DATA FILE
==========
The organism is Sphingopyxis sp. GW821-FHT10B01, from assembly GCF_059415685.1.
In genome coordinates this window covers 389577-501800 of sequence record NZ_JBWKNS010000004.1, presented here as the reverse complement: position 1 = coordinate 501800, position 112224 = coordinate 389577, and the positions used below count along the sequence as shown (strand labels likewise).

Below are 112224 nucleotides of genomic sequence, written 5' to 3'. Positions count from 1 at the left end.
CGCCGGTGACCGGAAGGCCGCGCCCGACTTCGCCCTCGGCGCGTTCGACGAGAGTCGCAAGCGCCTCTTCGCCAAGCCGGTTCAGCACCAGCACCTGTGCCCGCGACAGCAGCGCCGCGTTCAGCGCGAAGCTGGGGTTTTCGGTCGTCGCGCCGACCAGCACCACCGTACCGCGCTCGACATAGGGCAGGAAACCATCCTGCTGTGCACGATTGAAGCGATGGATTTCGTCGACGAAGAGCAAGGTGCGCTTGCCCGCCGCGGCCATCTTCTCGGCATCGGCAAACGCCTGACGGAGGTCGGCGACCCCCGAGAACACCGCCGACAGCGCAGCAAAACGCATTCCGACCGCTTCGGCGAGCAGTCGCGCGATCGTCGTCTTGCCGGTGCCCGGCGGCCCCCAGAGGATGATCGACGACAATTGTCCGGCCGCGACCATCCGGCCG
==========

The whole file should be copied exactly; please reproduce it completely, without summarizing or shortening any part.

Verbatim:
The organism is Sphingopyxis sp. GW821-FHT10B01, from assembly GCF_059415685.1.
In genome coordinates this window covers 389577-501800 of sequence record NZ_JBWKNS010000004.1, presented here as the reverse complement: position 1 = coordinate 501800, position 112224 = coordinate 389577, and the positions used below count along the sequence as shown (strand labels likewise).

Below are 112224 nucleotides of genomic sequence, written 5' to 3'. Positions count from 1 at the left end.
CGCCGGTGACCGGAAGGCCGCGCCCGACTTCGCCCTCGGCGCGTTCGACGAGAGTCGCAAGCGCCTCTTCGCCAAGCCGGTTCAGCACCAGCACCTGTGCCCGCGACAGCAGCGCCGCGTTCAGCGCGAAGCTGGGGTTTTCGGTCGTCGCGCCGACCAGCACCACCGTACCGCGCTCGACATAGGGCAGGAAACCATCCTGCTGTGCACGATTGAAGCGATGGATTTCGTCGACGAAGAGCAAGGTGCGCTTGCCCGCCGCGGCCATCTTCTCGGCATCGGCAAACGCCTGACGGAGGTCGGCGACCCCCGAGAACACCGCCGACAGCGCAGCAAAACGCATTCCGACCGCTTCGGCGAGCAGTCGCGCGATCGTCGTCTTGCCGGTGCCCGGCGGCCCCCAGAGGATGATCGACGACAATTGTCCGGCCGCGACCATCCGGCCG